To learn more visit:

Editor's Note: Steve Hockensmith is the luncheon Keynote Speaker at the Redwood Writers 2009 Conference, October 24, 2009. He will deliver an exciting and humorous talk about getting published, "Anything I Can Do, You Can Do Better: Getting Published Made Easy(ish)." More details here:

Friday, July 17, 2009

FREE Write Free Playshop in Petaluma

This information comes from our friends Rebecca Lawton and Jordan E. Rosenfeld. Rebecca will be one of our editors in the Meet the Editors at the upcoming Redwood Writers Conference and Jordan will be leading one of the morning session.

They let us know this wonderful opportunity for local writers being held this weekend at the Petaluma Copperfield's store.

Join Rebecca Lawton and Jordan E. Rosenfeld at the spectacularly renovated Copperfield's Books, Petaluma, California, for a FREE two hour Write Free Playshop that will inspire creativity and help you attract publication.

The Write Free work relies on a universal principle in which like attracts like. We use our writing energy to consciously attract the lives we want by flowing our creative vibrations onto paper.

A Write Free Playshop. Saturday July 18, 2-4 p.m. Copperfield's Petaluma.

In the first hour, Becca and Jordan will take you through playful ways to generate ideas and work, inspiration and elbow grease.

In the second hour, you'll playfully adjust your attitude about attracting success and publication, with exercises and games that help you make this shift.

Just as you create worlds, images, essays, and stories with your words, you can create the artist's life you dream of with just as much pleasure and delight. We invite you to energize your dreams!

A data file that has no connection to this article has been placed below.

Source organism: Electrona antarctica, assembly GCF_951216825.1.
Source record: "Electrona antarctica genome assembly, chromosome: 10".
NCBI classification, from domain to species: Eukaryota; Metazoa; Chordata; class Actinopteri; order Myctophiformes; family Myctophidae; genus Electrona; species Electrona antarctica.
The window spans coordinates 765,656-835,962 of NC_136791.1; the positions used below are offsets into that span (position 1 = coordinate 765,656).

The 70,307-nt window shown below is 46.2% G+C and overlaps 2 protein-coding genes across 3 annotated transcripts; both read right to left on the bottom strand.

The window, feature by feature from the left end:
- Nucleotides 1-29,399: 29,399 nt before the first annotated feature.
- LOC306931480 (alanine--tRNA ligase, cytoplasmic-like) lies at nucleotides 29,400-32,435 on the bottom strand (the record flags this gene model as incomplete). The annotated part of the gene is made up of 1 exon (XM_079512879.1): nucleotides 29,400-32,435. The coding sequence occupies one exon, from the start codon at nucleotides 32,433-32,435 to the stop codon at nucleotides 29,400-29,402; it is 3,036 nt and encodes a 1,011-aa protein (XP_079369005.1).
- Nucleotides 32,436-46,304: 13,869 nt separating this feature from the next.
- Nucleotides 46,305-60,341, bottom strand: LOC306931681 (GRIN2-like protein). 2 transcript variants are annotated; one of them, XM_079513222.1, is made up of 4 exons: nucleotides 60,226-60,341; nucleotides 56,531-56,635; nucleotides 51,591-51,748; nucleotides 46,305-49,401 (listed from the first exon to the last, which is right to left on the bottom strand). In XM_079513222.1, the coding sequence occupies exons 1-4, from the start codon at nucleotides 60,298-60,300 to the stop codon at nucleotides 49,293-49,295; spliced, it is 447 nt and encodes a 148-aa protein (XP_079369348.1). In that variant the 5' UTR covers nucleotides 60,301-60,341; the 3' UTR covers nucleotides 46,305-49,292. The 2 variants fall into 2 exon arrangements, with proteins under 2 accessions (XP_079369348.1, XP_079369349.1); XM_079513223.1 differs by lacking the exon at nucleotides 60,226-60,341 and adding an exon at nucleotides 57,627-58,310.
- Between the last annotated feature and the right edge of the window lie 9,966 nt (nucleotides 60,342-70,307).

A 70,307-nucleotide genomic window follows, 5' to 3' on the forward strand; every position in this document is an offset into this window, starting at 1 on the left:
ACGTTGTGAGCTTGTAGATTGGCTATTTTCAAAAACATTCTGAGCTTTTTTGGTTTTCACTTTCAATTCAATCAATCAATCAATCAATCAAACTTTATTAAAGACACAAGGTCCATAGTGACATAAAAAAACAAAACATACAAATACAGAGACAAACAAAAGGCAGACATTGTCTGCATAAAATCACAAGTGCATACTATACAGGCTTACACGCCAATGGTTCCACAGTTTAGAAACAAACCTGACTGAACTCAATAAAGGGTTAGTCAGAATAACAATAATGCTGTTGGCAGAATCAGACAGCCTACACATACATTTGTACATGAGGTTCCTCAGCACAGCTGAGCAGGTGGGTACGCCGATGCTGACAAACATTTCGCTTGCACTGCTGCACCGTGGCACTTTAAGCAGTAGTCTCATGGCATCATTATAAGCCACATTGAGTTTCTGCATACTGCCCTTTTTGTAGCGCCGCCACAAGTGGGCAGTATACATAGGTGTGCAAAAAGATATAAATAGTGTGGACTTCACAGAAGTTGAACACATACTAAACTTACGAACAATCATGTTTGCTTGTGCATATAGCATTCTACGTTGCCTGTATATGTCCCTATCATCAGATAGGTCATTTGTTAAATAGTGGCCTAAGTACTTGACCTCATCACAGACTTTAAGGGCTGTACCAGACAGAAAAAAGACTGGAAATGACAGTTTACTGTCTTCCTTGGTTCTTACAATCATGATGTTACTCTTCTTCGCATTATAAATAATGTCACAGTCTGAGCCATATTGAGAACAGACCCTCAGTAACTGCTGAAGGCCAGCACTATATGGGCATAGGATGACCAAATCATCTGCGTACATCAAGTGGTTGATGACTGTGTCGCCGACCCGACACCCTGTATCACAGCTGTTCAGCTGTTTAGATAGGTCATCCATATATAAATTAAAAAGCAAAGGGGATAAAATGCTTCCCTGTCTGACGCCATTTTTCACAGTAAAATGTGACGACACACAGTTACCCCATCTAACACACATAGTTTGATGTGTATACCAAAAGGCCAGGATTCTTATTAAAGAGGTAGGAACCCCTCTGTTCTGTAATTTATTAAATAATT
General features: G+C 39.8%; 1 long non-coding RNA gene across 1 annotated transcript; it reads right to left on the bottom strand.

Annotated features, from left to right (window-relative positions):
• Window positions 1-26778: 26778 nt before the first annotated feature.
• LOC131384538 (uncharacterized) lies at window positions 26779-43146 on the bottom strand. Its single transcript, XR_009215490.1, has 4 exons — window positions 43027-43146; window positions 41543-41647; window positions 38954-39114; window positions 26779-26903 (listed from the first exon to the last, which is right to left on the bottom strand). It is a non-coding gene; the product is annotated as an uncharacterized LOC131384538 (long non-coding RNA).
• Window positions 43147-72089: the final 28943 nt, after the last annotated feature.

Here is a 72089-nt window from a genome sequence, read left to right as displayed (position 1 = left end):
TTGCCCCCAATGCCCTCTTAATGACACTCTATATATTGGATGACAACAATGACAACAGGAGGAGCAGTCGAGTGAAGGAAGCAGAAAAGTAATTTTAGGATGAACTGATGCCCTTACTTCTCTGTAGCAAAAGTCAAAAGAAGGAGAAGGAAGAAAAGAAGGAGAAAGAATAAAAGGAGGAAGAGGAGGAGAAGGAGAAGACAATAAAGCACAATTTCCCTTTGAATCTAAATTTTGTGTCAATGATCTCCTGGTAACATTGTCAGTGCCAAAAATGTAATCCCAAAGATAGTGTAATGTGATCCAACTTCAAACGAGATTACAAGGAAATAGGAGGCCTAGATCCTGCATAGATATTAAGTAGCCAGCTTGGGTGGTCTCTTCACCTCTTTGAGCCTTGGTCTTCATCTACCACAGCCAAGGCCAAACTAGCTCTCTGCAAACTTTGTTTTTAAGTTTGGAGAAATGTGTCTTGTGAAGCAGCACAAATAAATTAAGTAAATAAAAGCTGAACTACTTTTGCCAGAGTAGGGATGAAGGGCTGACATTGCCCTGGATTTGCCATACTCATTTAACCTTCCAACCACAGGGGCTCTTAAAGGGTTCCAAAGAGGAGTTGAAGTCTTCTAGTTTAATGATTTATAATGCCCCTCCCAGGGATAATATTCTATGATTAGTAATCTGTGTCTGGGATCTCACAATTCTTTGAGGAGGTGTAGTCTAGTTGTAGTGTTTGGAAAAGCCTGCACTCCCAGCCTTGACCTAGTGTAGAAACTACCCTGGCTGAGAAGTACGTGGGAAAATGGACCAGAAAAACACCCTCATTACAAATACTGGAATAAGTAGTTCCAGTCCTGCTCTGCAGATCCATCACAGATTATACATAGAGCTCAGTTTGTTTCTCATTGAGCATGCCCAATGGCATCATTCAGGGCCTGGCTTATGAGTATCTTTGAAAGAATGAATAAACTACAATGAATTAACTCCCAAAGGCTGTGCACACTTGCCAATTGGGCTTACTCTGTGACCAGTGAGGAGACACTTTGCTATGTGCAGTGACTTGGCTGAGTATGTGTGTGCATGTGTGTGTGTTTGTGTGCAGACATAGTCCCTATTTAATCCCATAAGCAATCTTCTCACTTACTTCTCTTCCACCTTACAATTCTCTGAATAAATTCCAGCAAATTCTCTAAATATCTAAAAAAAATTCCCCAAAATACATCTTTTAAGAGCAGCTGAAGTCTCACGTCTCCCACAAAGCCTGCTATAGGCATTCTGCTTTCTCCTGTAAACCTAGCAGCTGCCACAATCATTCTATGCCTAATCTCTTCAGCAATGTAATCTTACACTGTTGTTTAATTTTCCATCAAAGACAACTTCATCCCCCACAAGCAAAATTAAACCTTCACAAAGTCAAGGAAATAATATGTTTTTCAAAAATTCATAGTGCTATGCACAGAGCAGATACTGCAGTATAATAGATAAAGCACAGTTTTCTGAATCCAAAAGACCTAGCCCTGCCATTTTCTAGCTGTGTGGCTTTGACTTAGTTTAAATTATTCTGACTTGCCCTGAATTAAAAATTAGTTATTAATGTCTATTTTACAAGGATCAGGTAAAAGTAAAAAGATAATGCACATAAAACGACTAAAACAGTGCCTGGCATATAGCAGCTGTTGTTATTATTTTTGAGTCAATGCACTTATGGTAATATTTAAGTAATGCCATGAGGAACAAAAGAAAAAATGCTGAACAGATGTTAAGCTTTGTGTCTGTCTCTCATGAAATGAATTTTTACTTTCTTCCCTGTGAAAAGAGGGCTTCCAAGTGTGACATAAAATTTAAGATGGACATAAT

Copperfield's Books

140 Kentucky Street

Petaluma, CA 94952

July 18, 2009

2 to 4 p.m.

Rebecca Lawton's collection Reading Water: Lessons from the River was a 2008 San Francisco Chronicle Bay Area Bestseller. She is coauthor of three other books of nonfiction, including Write Free: Attracting the Creative Life with Jordan E. Rosenfeld and On Foot in Sonoma with Arthur Dawson. Learn more at:

Jordan E. Rosenfeld is an editor, writer, and teacher, and author of the books Make a Scene: Crafting a Powerful Story One Scene at a Time, and with Rebecca Lawton, Write Free: Attracting the Creative Life. Her freelance articles are published in a multitude of sources. She reviews books for Publisher's Weekly and NPR's California Report. Learn more at:

Write Free

P.O. Box 654

Vineburg, California 95487-0654

Wednesday, July 15, 2009

Preserving the Internet as a Democratic Tool

Most writers make extensive use of the Internet to do their business. Manuscripts are sent to editors electronically, websites are developed, blogs are nurtured, and social networking sites, such as Facebook, are leveraged to get the word out.

A move is afoot, sponsored by the telecom and cableco giants, to charge usage fees for the Internet, over and above the monthly ISP fee people may fork over each month ($12 - $50 fixed or $144 to $600 annually). Note that Internet access at your local library is free, paid for by your tax dollars. This corporate action is disconcerting. The Free Press reports that, “In the first three months of 2009, the phone and cable industries spent at least $20 million to hire more than 400 lobbyists!” See the graphic above (the Free Press is outnumbered and outspent). Their corporate objective is to secure policies that augment their bottom line while leaving Americans with an Internet “that is too expensive and too slow compared to services in other countries.”

The Free Press is asking us to write to the FCC (writers like us can easily do this) and tell them that we need a fast, affordable, and open Internet.

By getting involved now, “we can reinvigorate the economy, open up public participation in government, empower a new generation of journalists, and give everyone the opportunity to prosper in the 21st century.” Sounds lofty, but these things are achievable by having our politicians and regulators set public policy for the people and not for corporate America. We need an Internet that’s “participatory, open, and democratic.” Keep the Internet as a tool for democracy and get involved. Write in!